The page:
Last year, 140 million people nationwide pledged to participate in Plastic Free July, an initiative to help decrease plastic pollution and make the Earth a little greener. By the end of the month, an estimated 2.6 tons of plastic waste had been reduced. While the end of July is almost here, you can still make little changes to reduce your plastic waste all year round.

at the grocery store

  • Loose produce: Look for loose produce instead of buying plastic-wrapped fruits and vegetables. You can bring your own reusable produce bags instead of the single-use plastic ones that are usually available at the store. Visiting a local farmers market also is a great way to get produce with less plastic packaging.
  • Reusable bags: Instead of plastic bags provided at the grocery store, bring your own reusable shopping bags. To make sure you don’t forget it, leave it in an easily accessible place, such as by the front door or in the car. Make sure you return it to its usual spot after you unpack your purchases—that way, you’ll always know where it is.
  • Water bottles: Stay hydrated with a reusable water bottle to eliminate single-use plastic bottles. Stainless steel is a durable plastic-free option, or you can repurpose household items like glass jars or bottles.
  • Plastic straws: Rather than using single-use plastic straws, opt for sustainable options like stainless steel, bamboo or glass. There are foldable straws that can easily be kept in your purse or pocket for when you’re at a restaurant or bar. When ordering, just make sure you request that it be brought to you without plastic straw. If you receive a plastic straw, don’t throw it away. Instead, reuse it.
  • Bulk foods: Visiting a bulk food store for items like flour, nuts, cleaning products and more can be an easy way to reduce the plastic you bring home. Look for paper bags to use or bring your own containers to fill if possible.

around the house

  • Cleaning products: An easy way to reduce plastic waste is to pick cleaning products that don’t use plastic packaging. You also can find refillable options of products, such as window cleaner, dishwashing liquid and more. For cleaning brushes and clothes, choose ones with natural fibers rather than synthetic, or consider reusing old socks or towels instead.
  • Laundry: You can prevent microplastics from entering the waterway by opting for clothes that use natural fibers. When buying detergent and fabric softener, look for products that can be purchased in bulk or can be refilled. If you’re hanging laundry to dry, grab metal or wooden clothing pegs instead of the less durable plastic ones.
  • Party supplies: Celebrate without balloons or other single-use decorations made from plastic. Sustainable decorations include bunting, tassels, tissue pom poms, lanterns and fresh flowers. If you’re having a themed party for a child, consider making your own decorations or borrowing some from friends, family or neighbors before buying anything new.
  • Pet care: Pet toys made of plastic can be easily shredded by cats and dogs. Not only are they less durable than sustainable ones, ingesting fragments can lead to an expensive vet visit. Instead choose toys made from materials like wood, rope and hemp. When dealing with pet waste at home, skip the tiny plastic bag. A shovel or pooper scooper can be used to deposit waste directly into the trash. There are also compostable bags that will work if you have no reusable option.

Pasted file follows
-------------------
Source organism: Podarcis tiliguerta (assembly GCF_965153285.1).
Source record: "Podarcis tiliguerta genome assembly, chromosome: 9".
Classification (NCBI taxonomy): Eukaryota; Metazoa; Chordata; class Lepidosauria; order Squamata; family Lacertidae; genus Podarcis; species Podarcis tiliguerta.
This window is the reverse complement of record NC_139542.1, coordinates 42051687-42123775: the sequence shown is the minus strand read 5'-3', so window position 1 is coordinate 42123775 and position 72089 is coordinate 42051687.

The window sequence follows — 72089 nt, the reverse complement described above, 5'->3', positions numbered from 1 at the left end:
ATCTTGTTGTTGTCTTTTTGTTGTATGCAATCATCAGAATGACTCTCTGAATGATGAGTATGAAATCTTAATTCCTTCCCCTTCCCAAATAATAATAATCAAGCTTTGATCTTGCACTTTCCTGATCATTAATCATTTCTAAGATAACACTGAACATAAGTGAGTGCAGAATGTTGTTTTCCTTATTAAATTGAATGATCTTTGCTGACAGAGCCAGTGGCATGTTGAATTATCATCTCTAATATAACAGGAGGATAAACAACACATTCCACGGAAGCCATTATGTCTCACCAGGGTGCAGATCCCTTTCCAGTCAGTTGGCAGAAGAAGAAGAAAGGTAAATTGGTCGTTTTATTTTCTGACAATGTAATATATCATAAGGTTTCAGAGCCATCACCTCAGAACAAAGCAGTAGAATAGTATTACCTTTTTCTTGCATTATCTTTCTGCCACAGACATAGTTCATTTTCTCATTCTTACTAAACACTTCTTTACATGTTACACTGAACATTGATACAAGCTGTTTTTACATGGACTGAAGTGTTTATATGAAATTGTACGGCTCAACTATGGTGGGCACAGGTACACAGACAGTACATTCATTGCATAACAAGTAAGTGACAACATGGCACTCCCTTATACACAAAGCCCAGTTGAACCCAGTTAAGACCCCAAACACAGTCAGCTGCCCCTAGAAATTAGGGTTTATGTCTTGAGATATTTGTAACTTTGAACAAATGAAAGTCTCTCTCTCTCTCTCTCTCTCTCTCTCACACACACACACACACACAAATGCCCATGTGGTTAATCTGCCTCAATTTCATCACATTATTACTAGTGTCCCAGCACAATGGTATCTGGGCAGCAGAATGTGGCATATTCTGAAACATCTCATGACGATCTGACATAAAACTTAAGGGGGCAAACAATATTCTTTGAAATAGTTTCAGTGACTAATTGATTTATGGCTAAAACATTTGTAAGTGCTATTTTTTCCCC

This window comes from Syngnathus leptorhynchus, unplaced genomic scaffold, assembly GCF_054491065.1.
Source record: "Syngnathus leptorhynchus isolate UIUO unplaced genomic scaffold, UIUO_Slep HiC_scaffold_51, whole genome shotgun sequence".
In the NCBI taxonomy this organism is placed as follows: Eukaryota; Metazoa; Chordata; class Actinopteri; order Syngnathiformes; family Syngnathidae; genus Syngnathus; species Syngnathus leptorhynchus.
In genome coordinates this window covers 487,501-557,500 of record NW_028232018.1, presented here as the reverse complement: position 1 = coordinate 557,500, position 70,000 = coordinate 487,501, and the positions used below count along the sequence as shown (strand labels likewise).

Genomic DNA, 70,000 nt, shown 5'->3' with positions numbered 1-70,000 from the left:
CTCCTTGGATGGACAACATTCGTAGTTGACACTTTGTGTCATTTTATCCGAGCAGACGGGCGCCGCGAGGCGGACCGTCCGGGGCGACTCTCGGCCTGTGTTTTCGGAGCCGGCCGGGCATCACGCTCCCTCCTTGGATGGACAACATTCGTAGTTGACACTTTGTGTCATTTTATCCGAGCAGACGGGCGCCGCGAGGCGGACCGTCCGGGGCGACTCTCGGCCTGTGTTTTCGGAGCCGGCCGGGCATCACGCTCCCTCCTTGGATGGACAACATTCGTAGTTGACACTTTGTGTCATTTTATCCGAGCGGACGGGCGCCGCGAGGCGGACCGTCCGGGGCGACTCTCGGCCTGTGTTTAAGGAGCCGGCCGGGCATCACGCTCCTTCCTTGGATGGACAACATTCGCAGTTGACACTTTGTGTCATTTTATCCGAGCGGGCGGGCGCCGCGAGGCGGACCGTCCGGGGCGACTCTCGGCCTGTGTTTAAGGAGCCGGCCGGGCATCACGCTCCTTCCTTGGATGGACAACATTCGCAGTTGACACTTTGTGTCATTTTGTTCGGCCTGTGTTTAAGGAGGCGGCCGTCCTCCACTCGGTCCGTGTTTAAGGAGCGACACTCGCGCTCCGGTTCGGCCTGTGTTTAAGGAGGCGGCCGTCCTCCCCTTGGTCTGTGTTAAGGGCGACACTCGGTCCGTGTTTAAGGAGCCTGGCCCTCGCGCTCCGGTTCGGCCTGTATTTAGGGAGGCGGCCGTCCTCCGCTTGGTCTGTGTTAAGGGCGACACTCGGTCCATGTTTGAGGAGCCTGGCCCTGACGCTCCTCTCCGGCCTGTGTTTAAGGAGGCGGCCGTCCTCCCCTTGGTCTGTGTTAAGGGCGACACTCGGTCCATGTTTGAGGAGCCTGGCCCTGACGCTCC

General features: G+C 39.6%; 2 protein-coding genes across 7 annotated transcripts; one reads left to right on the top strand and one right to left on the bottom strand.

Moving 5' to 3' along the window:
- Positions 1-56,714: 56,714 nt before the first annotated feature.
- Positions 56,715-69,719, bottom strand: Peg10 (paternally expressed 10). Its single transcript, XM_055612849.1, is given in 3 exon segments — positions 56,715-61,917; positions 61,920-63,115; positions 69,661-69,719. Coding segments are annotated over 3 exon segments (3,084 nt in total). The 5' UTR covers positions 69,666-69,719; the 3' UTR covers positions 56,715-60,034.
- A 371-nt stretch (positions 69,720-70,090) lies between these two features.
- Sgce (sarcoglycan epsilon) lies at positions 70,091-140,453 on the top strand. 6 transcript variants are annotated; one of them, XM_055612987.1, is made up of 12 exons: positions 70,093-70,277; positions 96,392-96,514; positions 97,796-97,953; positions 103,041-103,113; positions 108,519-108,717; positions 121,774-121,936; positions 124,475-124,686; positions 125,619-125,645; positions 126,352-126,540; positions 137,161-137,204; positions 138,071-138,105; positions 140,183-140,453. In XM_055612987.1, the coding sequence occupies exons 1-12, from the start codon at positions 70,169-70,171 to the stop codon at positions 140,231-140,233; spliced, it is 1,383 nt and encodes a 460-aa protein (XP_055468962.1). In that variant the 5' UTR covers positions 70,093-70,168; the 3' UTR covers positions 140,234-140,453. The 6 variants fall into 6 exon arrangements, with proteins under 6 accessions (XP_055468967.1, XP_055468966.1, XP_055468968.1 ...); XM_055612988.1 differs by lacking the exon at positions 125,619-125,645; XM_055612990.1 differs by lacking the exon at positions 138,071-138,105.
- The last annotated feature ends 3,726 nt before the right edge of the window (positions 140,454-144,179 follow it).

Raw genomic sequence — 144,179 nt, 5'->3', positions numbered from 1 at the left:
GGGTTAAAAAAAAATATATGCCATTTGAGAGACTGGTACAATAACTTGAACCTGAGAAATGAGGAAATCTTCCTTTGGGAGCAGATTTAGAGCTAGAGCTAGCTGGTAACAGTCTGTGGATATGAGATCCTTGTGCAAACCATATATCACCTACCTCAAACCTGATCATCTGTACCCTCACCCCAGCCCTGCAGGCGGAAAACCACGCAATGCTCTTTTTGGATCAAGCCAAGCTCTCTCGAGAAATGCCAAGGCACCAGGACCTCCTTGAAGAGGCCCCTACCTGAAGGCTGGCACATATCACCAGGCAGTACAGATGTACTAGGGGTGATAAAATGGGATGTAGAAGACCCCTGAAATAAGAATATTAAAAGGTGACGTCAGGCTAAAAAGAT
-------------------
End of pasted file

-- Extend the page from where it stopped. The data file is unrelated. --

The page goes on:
in the bathroom

  • Dental care: Most toothbrushes still contain plastic bristles, but you can reduce plastic by picking one with a replaceable head, so you are not buying an entirely new toothbrush every few months. You also can choose a handle made from sustainable materials like bamboo, just make sure to cut the bristles off if you plan to compost it when you’re finished. Companies also are coming out with more options for plastic-free dental floss and toothpaste.
  • Soaps: Skip liquid hand soap, shower gel, acne wash and shaving products. Instead opt for bar options of these products. You even can get shampoo and conditioner bars to further reduce the plastic bottles in your bathroom. Look for packaging that made of compostable cardboard. You can even experiment with creating your own personal care products, such as soap, shampoo, shower gel, toothpaste, scrubs and lotions.
  • Diapers: Reusable diapers are a great choice for sustainability, but they aren’t the only way to reduce plastic waste. There also are compostable and biodegradable disposable diapers, and hybrid options combine a reusable cloth insert with a durable, leak-proof outer diaper. You also can reduce plastic use by opting for reusable diapers at home while taking advantage of the convenience of disposable ones when on the go.
  • Female sanitary products: Disposable pads and tampons aren’t the only option for period supplies. Reusable products include washable pads, liners and period panties. Using a menstrual cup is another way to eliminate a single-use product from your monthly routine.

Source: Plastic Free Foundation